Right now, derivatives, which derive their value from underlying sources like the cost of wheat or interest rates, are mostly traded over the counter, which means there's little public information about trading prices, the structure of the derivatives, and who's trading with whom. The opacity of the OTC derivatives market, worth around $450 trillion, played a major role in the collapse of the global economy. Because Wall Street and other financial heavyweights used derivatives to dangerously bet on the financial markets, and did so without sharing information on the cost and nature of those deals, when those bets went sour in 2008 and 2009, there was no safety net or cushion across the industry to absorb those losses. The result was the crippling of firms like AIG.

New derivatives regulations proposed by the House and Senate would require greater transparency in derivatives trading and would also require that many of the firms buying and selling these products would together bear the brunt of the next crisis, thus preventing a handful of firms from getting pummelled. These are crucial reforms needed to bolster how corporations, utility companies, farmers, and many others use derivatives, and Obama appears ready to make sure those reforms happen.

Can We Rely On Regulators?

| Fri Apr. 16, 2010 11:59 AM EDT

That's a question looming large over the debate in Congress on how best to rewrite the rules of our financial system. Given the failures of regulators like the Securities and Exchange Commission (Bernie Madoff), the Federal Reserve (subprime lending), and plenty more, you'd think lawmakers and government technocrats would want to dummy-proof financial regulation as much as possible. Yet as the bill looks now, it keeps a tremendous amount of power with the same cast of characters who missed the meltdown in the first place. Case in point: the proposed Financial Stability Oversight Council, intended to prevent too-big- or too-interconnected-to-fail banks from collapsing, which would be staffed by, well, the Fed, Treasury, SEC, Office of the Comptroller of the Currency, and all the familiar faces.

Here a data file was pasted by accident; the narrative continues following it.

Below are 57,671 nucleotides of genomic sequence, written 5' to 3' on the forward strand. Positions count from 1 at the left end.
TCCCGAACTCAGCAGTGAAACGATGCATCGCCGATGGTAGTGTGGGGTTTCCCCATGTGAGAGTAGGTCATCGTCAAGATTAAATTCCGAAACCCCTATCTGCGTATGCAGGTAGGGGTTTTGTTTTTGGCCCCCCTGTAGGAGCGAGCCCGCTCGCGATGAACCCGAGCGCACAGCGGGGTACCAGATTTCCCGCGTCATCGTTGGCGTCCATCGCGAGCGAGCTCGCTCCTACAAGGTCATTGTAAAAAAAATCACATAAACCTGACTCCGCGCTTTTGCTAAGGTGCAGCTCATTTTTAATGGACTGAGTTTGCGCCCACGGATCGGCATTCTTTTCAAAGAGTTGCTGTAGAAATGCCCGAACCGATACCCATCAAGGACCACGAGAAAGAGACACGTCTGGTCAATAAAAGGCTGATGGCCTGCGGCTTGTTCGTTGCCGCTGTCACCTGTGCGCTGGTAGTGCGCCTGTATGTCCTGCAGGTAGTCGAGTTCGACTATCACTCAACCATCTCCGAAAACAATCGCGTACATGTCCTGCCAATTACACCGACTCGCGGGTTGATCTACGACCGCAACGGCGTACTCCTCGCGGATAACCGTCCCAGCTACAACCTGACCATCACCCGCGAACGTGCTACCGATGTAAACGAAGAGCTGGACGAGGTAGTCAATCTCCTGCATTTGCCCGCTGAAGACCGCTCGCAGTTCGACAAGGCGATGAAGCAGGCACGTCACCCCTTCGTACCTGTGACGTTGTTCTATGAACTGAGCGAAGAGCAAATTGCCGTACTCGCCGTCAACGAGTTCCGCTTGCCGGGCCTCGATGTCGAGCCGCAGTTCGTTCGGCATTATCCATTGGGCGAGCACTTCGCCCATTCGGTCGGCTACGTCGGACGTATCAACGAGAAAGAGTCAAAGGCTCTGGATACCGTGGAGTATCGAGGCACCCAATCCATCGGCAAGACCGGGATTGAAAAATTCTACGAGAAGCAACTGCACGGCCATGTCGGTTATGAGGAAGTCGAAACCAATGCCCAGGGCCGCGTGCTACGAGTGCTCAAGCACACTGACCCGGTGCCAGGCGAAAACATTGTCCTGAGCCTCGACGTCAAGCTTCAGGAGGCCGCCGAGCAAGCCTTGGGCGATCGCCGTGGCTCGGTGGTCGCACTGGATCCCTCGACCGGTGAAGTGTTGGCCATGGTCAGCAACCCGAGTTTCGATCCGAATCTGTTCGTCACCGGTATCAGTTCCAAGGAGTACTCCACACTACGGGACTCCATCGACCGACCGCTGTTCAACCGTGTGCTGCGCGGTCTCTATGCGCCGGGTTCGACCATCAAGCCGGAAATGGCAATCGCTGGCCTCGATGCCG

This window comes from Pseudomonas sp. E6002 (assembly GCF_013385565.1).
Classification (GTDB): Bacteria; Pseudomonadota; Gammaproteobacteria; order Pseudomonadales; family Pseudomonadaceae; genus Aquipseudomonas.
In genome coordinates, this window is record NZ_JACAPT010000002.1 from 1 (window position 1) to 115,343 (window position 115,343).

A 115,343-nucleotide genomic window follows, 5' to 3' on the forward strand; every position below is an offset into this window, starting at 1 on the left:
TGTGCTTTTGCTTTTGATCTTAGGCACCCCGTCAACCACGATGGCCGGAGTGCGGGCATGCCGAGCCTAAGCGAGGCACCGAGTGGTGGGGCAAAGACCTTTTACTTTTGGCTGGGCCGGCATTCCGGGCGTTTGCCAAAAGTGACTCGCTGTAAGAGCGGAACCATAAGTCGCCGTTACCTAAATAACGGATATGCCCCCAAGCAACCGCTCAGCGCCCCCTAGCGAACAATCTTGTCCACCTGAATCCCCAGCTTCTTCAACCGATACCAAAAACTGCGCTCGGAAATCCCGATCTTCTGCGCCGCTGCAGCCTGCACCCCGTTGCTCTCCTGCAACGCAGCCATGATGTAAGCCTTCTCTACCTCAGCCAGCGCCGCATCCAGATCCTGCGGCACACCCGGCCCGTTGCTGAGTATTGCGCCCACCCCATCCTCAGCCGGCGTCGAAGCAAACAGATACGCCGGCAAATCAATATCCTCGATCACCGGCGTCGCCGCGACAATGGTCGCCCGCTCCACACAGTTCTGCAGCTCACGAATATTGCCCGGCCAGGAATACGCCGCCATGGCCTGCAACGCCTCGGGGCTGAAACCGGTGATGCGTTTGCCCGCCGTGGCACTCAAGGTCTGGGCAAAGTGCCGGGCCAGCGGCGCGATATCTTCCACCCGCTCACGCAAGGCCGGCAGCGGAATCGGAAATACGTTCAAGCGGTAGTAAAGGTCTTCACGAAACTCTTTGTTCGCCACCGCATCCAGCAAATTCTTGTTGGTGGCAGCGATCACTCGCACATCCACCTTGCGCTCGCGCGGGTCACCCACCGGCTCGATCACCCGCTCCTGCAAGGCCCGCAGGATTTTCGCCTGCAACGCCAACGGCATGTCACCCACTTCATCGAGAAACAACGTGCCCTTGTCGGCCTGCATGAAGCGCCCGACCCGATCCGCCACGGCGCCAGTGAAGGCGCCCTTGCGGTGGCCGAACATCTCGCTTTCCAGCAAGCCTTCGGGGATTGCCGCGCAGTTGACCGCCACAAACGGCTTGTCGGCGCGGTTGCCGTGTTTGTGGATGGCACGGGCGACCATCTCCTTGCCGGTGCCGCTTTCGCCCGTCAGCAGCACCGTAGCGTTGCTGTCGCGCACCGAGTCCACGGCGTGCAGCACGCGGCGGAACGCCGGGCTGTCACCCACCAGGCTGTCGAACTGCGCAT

If politicians needed any more proof that shuffling existing regulators won't fix the fundamental problems, then this week's autopsy of Washington Mutual, the largest bank failure in US history, should suffice. Over several hearings and press briefings this week, the Senate investigations subcommittee, led by Carl Levin (D-MI) and Tom Coburn (R-Okla.), has dissected how WaMu and its former subprime subsidiary, Long Beach Mortgage, created a "mortgage time bomb" and fed the voracious mortgage securitization machine on Wall Street. Moreover, Levin and Coburn's teams examined how WaMu's principal regulator, the Office of Thrift Supervision, utterly failed in every single one of its duties: OTS failed to crack down on the bank's abysmal lending practices; allowed WaMu to churn out bogus option ARM mortgages worth hundreds of billions of dollars; and treated WaMu like a buddy and not a bank to be reined in. Not only that, OTS even blocked another regulator, the FDIC, from trying to get a peek at WaMu's toxic holdings.